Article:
Marie Assaad: The Portrait of A Resilient Lady

By Nadia Wassef

I am a graduate of the school of Marie Assaad.  I am one of many.  We were lucky enough to cross paths with Marie, smart enough to keep her in our lives, and blessed to have had her as a role model.

My mother met Marie at a charity event and was extremely impressed with the work of the Association for the Protection of the Environment (APE) in Mokattam.  Without my knowledge, or consent, she volunteered me to Marie every Saturday.  Marie was seventy; I was seventeen and unamused.  Many Saturdays, if not years, later I count those days spent with the zabaleen amongst my most formative. This was my induction into a world that was different to everything I had known. The olfactory assault of compost and the poverty were part of an ecosystem that included hope and commitment.  But what I marvelled at the most was the energy of this short and patient lady who always smiled regardless of the hand she was dealt.  

Our paths crossed again during the 1994 United Nations International Conference on Population and Development where the winds of change were blowing.  During the conference the issue of female circumcision took centre stage.  At Marie’s invitation, I joined the Female Genital Mutilation Task Force, which she had been charged to lead. I remember endless meetings held at Marie’s house where Safwat opened the door, ushered people in, offering the kindest of smiles and the sweetest guava juice served in short glasses.

Marie’s quiet resilience, her ability to reconcile conflicting forces, and face the harshest of khamaseen winds as if they were enveloping her in gentle drops of morning dew was awe inspiring.  She continuously sought and listened to multiple points of view in her quest to garner common wisdom.  Not many people possess the skill of listening; Marie did, and she was good at it.  Her reservoirs of patience ran deeper than most: after five years of working with the FGM Taskforce, I decided to embark on a different course.  I was in my twenties and eager to change the world quickly.  I did not have the benefit of Marie’s wisdom. She constantly reminded me that the world would change when it was ready to, till then we must work diligently to ensure that the setting is ready to receive the change. It was this faith that gave her an unwavering dedication to the many causes she supported throughout her rewarding life.

Marie, like many Egyptian women over the decades, was proud to be one of history’s foot soldiers marching through challenges, chiselling away at the realities they refused to accept for themselves and for others.  I hesitate to call her a feminist because Marie was someone that you couldn’t confine to a label; she was far larger and more nuanced than any simple category. It was in homage to her and to these women that I included a gender section in Diwan Bookstores, which I had co-founded with my sister and three friends shortly after leaving the FGM Task Force.  I took pride in sourcing products from APE’s paper recycling project for the stationery section. Nicole Assaad made her deliveries in person every month.  Marie and I kept loosely in touch: when you are blessed to count Marie as one of your advocates and mentors, the cord is never fully cut, but takes on an unparalleled elasticity.  She sometimes visited Diwan and I called her every October on her birthday.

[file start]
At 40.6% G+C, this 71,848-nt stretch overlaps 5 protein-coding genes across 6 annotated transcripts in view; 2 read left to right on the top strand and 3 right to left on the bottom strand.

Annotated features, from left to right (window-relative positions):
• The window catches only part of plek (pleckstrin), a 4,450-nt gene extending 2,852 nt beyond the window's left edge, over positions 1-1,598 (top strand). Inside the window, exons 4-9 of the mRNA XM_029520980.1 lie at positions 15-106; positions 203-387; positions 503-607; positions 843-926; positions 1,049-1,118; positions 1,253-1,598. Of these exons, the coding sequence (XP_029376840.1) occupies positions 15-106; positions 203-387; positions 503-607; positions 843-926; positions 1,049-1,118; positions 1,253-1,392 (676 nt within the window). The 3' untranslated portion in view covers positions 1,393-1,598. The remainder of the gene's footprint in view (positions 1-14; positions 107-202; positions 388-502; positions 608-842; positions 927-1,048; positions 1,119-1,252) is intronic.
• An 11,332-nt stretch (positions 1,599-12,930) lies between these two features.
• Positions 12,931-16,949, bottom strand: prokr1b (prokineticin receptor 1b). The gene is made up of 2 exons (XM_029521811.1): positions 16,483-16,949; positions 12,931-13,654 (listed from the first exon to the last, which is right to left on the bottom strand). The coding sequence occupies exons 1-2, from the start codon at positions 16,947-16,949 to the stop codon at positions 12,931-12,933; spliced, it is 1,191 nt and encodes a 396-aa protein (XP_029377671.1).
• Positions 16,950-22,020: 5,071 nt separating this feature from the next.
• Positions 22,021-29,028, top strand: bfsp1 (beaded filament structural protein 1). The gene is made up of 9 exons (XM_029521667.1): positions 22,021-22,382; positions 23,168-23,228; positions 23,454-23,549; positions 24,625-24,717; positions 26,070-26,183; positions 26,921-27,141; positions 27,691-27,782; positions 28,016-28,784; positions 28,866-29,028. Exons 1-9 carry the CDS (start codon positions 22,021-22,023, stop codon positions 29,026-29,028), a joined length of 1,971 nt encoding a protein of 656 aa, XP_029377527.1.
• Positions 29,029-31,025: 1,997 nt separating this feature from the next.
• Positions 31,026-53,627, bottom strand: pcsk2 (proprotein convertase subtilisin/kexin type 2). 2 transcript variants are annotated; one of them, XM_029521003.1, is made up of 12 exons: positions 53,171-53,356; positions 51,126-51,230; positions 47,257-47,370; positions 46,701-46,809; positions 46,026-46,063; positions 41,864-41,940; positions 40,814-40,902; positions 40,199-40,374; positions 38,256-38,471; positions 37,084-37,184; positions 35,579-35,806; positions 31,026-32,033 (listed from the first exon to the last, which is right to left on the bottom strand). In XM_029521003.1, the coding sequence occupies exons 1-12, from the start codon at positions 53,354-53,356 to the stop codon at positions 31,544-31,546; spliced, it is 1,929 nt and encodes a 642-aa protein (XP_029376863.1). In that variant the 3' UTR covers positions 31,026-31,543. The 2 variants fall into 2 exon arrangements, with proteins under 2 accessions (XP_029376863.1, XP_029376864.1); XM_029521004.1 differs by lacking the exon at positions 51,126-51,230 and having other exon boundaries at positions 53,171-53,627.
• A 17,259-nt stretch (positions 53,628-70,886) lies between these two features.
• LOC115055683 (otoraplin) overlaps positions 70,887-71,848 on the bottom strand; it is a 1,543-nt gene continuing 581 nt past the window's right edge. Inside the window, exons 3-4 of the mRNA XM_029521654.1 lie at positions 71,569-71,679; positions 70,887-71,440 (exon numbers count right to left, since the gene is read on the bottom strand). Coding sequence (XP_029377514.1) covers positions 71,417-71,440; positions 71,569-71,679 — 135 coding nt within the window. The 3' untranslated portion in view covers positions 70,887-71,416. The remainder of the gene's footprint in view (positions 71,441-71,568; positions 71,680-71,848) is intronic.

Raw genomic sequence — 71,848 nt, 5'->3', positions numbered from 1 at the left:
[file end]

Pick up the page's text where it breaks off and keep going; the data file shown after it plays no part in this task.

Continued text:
Twenty years on from the ICPD, a new Egyptian Demographic and Health Survey (EDHS) was published. Having migrated from women’s rights activist to bookseller didn’t mean that issues like FGM were any further from my heart or mind. I raced to page 185 to read the new statistics after two decades full of activists’ efforts and dedication: 92% of ever-married women had been circumcised.  There had been a decrease of only 5%. I called Marie for consolation and wisdom. I asked her how she continued with such resolve and single-mindedness in something so hopeless. She answered that nothing is hopeless, things just take the time they need to,  “Wala you want the world to change on your timetable ya sitt Nadia?”

A few years ago I read Sheryl Sandberg’s Lean In: Women, Work, and the Will to Lead. Her words reminded me of Marie: “We stand on the shoulders of the women who came before us, women who had to fight for the rights that we now take for granted.” Marie propelled so many people forward, not just through her actions, but through her faith, her faith in people, and in this world; that while it might challenge us, it will not let us down.  

Thank you Marie for being who you are, for being in my life, and for infusing so many people with your faith and demeanour.